Jewel in the jungle of Asia

Last week, I forwarded a letter (see at the end of this post) purportedly sent by an Italian student-priest who visited Singapore. I had received the “letter” from a religious Christian friend who divides her time between Singapore and Tasmania.

After I hit the forward-button, I got a range of responses, that were largely similar — with the exception of three. I share the responses here: the nine similar ones and the three which stood out because they took the route less travelled.

Identities of respondents have been removed to protect the “guilty” ūüėõ

Those who agree with the letter’s sentiments:

  1. In fact there have been even more little known jewels in the past.  
    A friend I’ve known half a century told me of a British military family that attended her church, ¬†who took in their Malay driver’s ¬†children to help them in their studies. ¬†This was¬†just after the war.¬†¬†One boy did well in school, ¬†went on to university and became a professional…a fairly unusual thing in l950’s Singapore. ¬†As many colonial families did, ¬†this one stayed after the war ¬†and became Singaporeans. We see many ex-colonials to this day at the Tanglin Club. ¬†In time the wife passed away, ¬†and the Malay family “adopted” the dependent widower who moved in with them. ¬† He was well taken care of¬†till he died….and ¬†was given a Christian funeral. ¬†All paid for by the Muslim family.¬†¬†
  2. Thank you. Yup, we take religious tolerance for granted but it is hard won.
  3. Interesting indeed. To a large extent, very true
  4. As a devout Muslim I fervently believe there is ONE god and He has created us all … Muslims , Christians , Buddhists , Jews , Hindus etc . Therefore I can with ease embrace everyone …no matter what our beliefs . No matter what our differences . We should accept all and let God judge us at the end of our days …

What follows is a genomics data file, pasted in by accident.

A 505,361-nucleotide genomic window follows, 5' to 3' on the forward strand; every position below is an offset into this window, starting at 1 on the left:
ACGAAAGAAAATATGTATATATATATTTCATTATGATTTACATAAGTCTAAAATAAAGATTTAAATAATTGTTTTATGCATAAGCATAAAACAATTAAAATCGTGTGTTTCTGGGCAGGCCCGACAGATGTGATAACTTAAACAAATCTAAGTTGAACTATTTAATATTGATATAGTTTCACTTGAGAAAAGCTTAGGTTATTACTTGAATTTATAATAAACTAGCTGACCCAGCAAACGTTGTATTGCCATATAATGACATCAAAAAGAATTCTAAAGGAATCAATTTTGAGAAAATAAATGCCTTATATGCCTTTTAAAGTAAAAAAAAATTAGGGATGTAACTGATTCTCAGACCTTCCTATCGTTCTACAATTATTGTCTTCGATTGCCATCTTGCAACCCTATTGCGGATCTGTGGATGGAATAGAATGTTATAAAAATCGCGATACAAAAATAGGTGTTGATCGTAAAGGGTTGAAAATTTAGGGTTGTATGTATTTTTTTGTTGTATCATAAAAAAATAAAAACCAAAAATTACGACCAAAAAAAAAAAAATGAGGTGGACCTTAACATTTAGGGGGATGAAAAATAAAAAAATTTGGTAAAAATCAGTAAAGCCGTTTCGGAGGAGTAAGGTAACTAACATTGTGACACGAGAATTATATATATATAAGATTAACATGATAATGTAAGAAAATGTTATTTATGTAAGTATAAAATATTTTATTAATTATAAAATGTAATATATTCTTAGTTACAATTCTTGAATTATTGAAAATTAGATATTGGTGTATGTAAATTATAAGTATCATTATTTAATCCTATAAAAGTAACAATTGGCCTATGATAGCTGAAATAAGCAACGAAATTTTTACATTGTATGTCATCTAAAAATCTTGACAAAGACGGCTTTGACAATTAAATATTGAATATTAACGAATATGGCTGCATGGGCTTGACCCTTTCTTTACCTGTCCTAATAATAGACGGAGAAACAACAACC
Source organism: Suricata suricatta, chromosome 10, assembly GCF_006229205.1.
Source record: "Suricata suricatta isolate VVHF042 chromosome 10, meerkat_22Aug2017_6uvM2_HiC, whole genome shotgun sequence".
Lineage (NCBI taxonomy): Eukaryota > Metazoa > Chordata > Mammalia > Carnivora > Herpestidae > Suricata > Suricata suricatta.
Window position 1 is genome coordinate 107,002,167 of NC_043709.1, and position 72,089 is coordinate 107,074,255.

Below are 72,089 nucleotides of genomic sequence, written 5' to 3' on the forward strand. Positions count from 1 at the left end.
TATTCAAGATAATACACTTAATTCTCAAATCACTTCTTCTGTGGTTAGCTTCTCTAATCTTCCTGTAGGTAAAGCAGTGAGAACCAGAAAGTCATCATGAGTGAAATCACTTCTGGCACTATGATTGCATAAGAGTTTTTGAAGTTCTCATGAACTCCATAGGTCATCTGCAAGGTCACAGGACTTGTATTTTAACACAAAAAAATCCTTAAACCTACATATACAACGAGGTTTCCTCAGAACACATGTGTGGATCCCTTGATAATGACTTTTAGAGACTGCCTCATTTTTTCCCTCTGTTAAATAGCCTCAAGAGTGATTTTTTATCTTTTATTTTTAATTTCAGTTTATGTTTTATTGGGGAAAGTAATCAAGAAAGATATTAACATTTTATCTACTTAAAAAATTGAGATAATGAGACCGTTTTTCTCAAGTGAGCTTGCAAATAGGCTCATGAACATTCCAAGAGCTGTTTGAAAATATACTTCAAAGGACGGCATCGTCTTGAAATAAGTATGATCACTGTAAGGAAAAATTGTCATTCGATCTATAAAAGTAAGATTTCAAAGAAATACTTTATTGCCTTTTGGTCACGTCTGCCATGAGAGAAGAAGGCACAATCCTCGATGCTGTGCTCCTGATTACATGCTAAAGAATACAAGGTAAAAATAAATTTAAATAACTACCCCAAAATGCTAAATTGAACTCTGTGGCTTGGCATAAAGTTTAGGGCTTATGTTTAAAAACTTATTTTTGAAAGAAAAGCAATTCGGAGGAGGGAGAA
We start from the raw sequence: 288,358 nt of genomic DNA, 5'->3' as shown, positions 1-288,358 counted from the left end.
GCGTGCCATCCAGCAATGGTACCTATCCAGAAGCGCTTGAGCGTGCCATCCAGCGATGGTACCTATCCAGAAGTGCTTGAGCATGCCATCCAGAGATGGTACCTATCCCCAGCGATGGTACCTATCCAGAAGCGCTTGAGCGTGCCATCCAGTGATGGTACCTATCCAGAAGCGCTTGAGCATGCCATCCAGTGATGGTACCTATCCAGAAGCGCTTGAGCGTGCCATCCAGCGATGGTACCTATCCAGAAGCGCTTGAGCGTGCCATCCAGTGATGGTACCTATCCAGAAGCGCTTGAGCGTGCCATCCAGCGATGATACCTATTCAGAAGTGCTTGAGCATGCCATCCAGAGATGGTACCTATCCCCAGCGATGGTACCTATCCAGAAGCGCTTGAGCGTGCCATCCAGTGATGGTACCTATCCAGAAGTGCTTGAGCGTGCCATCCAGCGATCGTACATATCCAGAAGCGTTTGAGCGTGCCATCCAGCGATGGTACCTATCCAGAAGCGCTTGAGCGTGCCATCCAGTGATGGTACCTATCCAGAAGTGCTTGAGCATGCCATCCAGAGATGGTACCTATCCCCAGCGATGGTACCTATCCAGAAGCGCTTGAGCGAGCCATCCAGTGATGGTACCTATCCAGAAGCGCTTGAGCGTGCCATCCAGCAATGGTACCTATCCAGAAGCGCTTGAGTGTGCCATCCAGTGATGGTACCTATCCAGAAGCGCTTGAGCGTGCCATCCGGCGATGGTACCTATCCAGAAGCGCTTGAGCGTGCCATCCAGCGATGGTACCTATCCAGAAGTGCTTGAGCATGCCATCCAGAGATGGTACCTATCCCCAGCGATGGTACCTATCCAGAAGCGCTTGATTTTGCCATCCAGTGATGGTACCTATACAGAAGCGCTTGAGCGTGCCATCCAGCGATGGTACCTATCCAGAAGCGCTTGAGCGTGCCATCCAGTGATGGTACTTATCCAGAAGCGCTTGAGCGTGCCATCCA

5. SID which does monitor closely religious harmony issues making sure that families of those arrested for jihadist activities are taken care of in terms of jobs etc, more sensitive approach than the US one of treating everyone as a combatant in Iraq wheureupon under Bremer they alienated the whole existing police force and army who could maintain law and order and lost the war.
  6. .. so nice to hear from you and with such a powerful story.¬† This sums up what I find to be phenomenal about Singapore‚Ķnot just co-existence, but integration.¬† Sure, there are differences of opinion and differences in behavior.¬† But, in the end these are overshadowed by the willingness of Singaporeans to work (not just tolerate) their ‚Äėopposites.‚Äô
  7. Authentic or conjured,¬†the visitor’s impression (visualized ideal?) does highlight what is achievable, given goodwill and the desire to engender¬†communal-social harmony, at least at the formal level.¬† This is not to say that racial-cultural prejudice,¬†bigotry and even¬†overt hatred against “others”¬†will disappear entirely in a multi-ethnic society.¬† There’s a lot to be said for maintaining “political correctness”¬†with political disapproval of¬†public speech and behaviour that would rile racial, cultural or religious feelings.¬† In Malaysia, the ultra rightwing Malay “Perkasa”¬†seems to have free rein in their public pronouncements which undermine the Government’s promotion of “1-Malaysia”.
  8. It‚Äôs amazing how others envied the government and the state of things in Singapore while many of us took things for granted.¬† I couldn‚Äôt image many Singaporeans waxing lyrical about how blessed we are…maybe it‚Äôs just the Asian mentality.¬†
  9. Yup, all those bloggers out there glibly condemning the govt for not being properly “democratic” like those in the west, and allowing anyone to say/do whatever they want, don’t have a clue as to how the religious harmony is obtained/maintained.

Those who are suspicious of the letter’s sentiments:

  1. It’s a very nice letter but I take exception to the phrase “Jungle of Asia”
    as if our neighbours were still living on trees. How can he be religiously
    tolerant when he doesn’t even appreciate the rich Buddhist and Hindu
    civilisations around us that have elevated Asia many notches above
    jungle-hood.  Know what I mean?
  2. An interesting read about religious acceptance, tolerance and cohesion that appears only possible in Singapore.The author has obviously failed to address the consequences of ‘non compliance’… ie scratch the surface and find a tartar?